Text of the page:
When She Woke
In the futuristic America of Hannah Elizabeth Payne, the United States Sanctity of Life Laws have replaced Roe vs. Wade. In Hannah’s world, abortion has been deemed a crime of murder, punishable by being shunned and publicly shamed through “chroming.” During this process, a woman’s skin is temporarily colored red to mark her as a murderer.
"WHEN SHE WOKE undoubtedly will generate much discussion, not only for Jordan’s passionate and vivid writing, but even more so for her unflinching imagining of a bleak future."
A formerly devout and dedicated Christian and dutiful daughter, Hannah has been found guilty of adultery and murder in the second degree. Her pregnancy occurred as a result of an adulterous affair with someone who holds an influential government position. For her crime, she has been sentenced to undergo melachroming by the Texas Department of Criminal Justice, spend 30 days in the Chrome ward of the Texas prison, and remain a Red for 16 years. During her incarceration, she won’t identify the doctor who performed her abortion. She also steadfastly refuses to name her lover and the father of her unborn child.
Upon her release, she enters a world where she is shunned and shamed. Unable to return home, she is sent to the Straight Path Center. She is supposed to become enlightened, but the center is even worse than jail. One ray of hope is the friendship she develops with Kayla, another Red. Their journey after leaving the center is a perilous one. They are betrayed, isolated and shunned, then befriended and given second chances to dare hope for freedom. Hannah’s quest for survival leads her on a path of self-discovery where she is transformed from a fervent believer with strong convictions to the woman she was meant to be.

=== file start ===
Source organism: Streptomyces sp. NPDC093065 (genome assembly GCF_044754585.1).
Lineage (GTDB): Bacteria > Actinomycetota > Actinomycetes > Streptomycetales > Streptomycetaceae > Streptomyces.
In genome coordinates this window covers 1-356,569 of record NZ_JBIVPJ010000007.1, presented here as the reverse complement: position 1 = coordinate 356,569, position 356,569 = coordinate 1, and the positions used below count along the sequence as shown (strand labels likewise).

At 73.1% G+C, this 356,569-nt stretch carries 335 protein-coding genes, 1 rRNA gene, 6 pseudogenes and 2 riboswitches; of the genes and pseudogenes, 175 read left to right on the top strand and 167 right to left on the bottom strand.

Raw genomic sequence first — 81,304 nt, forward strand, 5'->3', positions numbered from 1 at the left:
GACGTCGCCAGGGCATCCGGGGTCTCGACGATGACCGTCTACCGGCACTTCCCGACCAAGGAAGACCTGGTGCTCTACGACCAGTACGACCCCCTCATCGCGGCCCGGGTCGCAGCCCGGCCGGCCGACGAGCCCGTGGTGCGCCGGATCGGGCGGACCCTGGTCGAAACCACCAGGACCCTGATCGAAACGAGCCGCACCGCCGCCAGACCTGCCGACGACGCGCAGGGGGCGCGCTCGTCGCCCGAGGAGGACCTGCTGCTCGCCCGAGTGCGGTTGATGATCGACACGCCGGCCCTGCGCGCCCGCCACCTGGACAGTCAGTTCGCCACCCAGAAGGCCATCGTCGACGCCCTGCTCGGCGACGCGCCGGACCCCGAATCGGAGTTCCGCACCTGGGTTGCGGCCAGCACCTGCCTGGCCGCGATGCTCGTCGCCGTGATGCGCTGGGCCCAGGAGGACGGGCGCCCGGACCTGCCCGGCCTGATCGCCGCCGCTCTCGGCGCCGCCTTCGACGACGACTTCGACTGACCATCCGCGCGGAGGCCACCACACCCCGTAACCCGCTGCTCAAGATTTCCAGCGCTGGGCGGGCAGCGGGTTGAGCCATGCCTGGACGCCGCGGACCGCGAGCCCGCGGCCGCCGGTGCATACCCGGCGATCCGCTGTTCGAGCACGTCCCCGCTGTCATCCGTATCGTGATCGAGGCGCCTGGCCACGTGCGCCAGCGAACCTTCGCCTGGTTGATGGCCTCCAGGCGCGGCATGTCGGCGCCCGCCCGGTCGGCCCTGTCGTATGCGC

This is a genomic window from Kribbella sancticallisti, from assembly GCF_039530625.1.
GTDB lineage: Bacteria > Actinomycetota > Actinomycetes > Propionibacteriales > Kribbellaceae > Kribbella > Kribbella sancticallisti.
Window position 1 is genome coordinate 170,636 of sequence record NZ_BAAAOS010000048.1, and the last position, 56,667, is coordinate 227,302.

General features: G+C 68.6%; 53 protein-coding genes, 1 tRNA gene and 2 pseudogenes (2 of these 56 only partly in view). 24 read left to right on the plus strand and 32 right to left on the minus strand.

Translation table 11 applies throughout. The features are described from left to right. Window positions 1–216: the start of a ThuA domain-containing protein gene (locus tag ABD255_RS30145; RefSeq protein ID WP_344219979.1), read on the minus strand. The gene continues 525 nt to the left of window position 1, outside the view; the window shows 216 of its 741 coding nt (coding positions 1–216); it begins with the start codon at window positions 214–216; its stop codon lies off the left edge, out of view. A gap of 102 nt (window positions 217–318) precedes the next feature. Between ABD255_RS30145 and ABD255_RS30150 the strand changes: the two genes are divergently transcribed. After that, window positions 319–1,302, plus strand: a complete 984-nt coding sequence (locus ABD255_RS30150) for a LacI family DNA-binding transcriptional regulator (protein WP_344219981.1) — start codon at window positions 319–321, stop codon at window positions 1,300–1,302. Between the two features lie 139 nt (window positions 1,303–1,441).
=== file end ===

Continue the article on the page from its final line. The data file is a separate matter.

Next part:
The similarities between WHEN SHE WOKE and THE SCARLET LETTER are unmistakable. Hannah Payne's adulterous affair mirrors that of Hester Prynne. Hester’s daughter was Pearl, which is the same name Hannah chooses for her unborn child. The beginning of the novel also includes a quote from Hawthorne’s classic.
Readers of Hillary Jordan’s debut novel, MUDBOUND, will recognize her graceful, evocative writing and memorable characters. These same qualities can be found in her latest book, yet the story at times takes a back seat to the strident pro-choice message. WHEN SHE WOKE undoubtedly will generate much discussion, not only for Jordan’s passionate and vivid writing, but even more so for her unflinching imagining of a bleak future. This is a thought-provoking novel of self-discovery in a terrifying world of extremes.
Reviewed by Donna Volkenannt on October 6, 2011